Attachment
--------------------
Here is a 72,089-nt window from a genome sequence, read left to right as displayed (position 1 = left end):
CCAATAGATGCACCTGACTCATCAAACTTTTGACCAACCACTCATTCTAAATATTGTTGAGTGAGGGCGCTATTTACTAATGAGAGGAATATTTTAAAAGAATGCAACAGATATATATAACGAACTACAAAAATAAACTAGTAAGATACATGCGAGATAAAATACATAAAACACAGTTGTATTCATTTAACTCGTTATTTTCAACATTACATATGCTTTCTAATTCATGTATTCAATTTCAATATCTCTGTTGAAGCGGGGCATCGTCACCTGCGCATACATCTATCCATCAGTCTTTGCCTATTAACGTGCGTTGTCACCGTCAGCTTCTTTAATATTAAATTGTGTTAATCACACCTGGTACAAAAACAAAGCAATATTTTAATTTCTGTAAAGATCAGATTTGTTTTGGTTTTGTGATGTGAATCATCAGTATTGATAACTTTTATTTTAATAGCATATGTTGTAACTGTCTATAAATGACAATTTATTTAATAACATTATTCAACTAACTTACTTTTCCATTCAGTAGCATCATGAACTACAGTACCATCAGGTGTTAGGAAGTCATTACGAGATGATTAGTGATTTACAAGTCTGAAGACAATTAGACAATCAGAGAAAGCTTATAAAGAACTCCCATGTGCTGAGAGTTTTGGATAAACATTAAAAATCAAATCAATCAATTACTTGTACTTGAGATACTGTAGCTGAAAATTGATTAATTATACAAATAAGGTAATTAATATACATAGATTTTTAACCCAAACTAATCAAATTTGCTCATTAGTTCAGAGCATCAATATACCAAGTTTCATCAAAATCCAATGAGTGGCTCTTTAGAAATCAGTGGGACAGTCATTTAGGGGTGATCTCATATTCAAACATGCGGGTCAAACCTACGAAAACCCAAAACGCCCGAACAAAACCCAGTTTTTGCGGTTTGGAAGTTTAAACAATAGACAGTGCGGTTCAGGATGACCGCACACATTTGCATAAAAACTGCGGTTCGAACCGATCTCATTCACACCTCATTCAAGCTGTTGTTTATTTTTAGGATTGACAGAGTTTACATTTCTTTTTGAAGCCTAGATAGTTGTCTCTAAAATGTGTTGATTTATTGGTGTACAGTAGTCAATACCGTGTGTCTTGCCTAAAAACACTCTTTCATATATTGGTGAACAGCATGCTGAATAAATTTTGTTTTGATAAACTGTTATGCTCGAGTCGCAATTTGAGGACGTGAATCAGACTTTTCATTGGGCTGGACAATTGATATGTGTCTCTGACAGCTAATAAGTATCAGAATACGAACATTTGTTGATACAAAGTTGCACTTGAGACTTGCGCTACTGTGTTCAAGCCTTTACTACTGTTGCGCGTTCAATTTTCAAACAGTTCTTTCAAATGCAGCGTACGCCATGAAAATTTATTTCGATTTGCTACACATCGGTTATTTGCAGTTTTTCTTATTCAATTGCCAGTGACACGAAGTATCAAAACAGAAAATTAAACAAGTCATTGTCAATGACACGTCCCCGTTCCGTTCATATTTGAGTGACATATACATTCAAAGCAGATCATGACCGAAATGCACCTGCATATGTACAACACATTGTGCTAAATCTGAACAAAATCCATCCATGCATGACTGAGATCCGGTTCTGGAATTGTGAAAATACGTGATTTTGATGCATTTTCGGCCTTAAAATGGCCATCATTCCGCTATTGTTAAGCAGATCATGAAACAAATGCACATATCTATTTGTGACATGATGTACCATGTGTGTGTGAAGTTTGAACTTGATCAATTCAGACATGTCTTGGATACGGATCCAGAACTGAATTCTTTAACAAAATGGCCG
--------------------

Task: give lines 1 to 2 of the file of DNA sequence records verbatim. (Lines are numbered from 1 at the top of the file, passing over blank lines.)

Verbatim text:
Here is a 72,089-nt window from a genome sequence, read left to right as displayed (position 1 = left end):
CCAATAGATGCACCTGACTCATCAAACTTTTGACCAACCACTCATTCTAAATATTGTTGAGTGAGGGCGCTATTTACTAATGAGAGGAATATTTTAAAAGAATGCAACAGATATATATAACGAACTACAAAAATAAACTAGTAAGATACATGCGAGATAAAATACATAAAACACAGTTGTATTCATTTAACTCGTTATTTTCAACATTACATATGCTTTCTAATTCATGTATTCAATTTCAATATCTCTGTTGAAGCGGGGCATCGTCACCTGCGCATACATCTATCCATCAGTCTTTGCCTATTAACGTGCGTTGTCACCGTCAGCTTCTTTAATATTAAATTGTGTTAATCACACCTGGTACAAAAACAAAGCAATATTTTAATTTCTGTAAAGATCAGATTTGTTTTGGTTTTGTGATGTGAATCATCAGTATTGATAACTTTTATTTTAATAGCATATGTTGTAACTGTCTATAAATGACAATTTATTTAATAACATTATTCAACTAACTTACTTTTCCATTCAGTAGCATCATGAACTACAGTACCATCAGGTGTTAGGAAGTCATTACGAGATGATTAGTGATTTACAAGTCTGAAGACAATTAGACAATCAGAGAAAGCTTATAAAGAACTCCCATGTGCTGAGAGTTTTGGATAAACATTAAAAATCAAATCAATCAATTACTTGTACTTGAGATACTGTAGCTGAAAATTGATTAATTATACAAATAAGGTAATTAATATACATAGATTTTTAACCCAAACTAATCAAATTTGCTCATTAGTTCAGAGCATCAATATACCAAGTTTCATCAAAATCCAATGAGTGGCTCTTTAGAAATCAGTGGGACAGTCATTTAGGGGTGATCTCATATTCAAACATGCGGGTCAAACCTACGAAAACCCAAAACGCCCGAACAAAACCCAGTTTTTGCGGTTTGGAAGTTTAAACAATAGACAGTGCGGTTCAGGATGACCGCACACATTTGCATAAAAACTGCGGTTCGAACCGATCTCATTCACACCTCATTCAAGCTGTTGTTTATTTTTAGGATTGACAGAGTTTACATTTCTTTTTGAAGCCTAGATAGTTGTCTCTAAAATGTGTTGATTTATTGGTGTACAGTAGTCAATACCGTGTGTCTTGCCTAAAAACACTCTTTCATATATTGGTGAACAGCATGCTGAATAAATTTTGTTTTGATAAACTGTTATGCTCGAGTCGCAATTTGAGGACGTGAATCAGACTTTTCATTGGGCTGGACAATTGATATGTGTCTCTGACAGCTAATAAGTATCAGAATACGAACATTTGTTGATACAAAGTTGCACTTGAGACTTGCGCTACTGTGTTCAAGCCTTTACTACTGTTGCGCGTTCAATTTTCAAACAGTTCTTTCAAATGCAGCGTACGCCATGAAAATTTATTTCGATTTGCTACACATCGGTTATTTGCAGTTTTTCTTATTCAATTGCCAGTGACACGAAGTATCAAAACAGAAAATTAAACAAGTCATTGTCAATGACACGTCCCCGTTCCGTTCATATTTGAGTGACATATACATTCAAAGCAGATCATGACCGAAATGCACCTGCATATGTACAACACATTGTGCTAAATCTGAACAAAATCCATCCATGCATGACTGAGATCCGGTTCTGGAATTGTGAAAATACGTGATTTTGATGCATTTTCGGCCTTAAAATGGCCATCATTCCGCTATTGTTAAGCAGATCATGAAACAAATGCACATATCTATTTGTGACATGATGTACCATGTGTGTGTGAAGTTTGAACTTGATCAATTCAGACATGTCTTGGATACGGATCCAGAACTGAATTCTTTAACAAAATGGCCG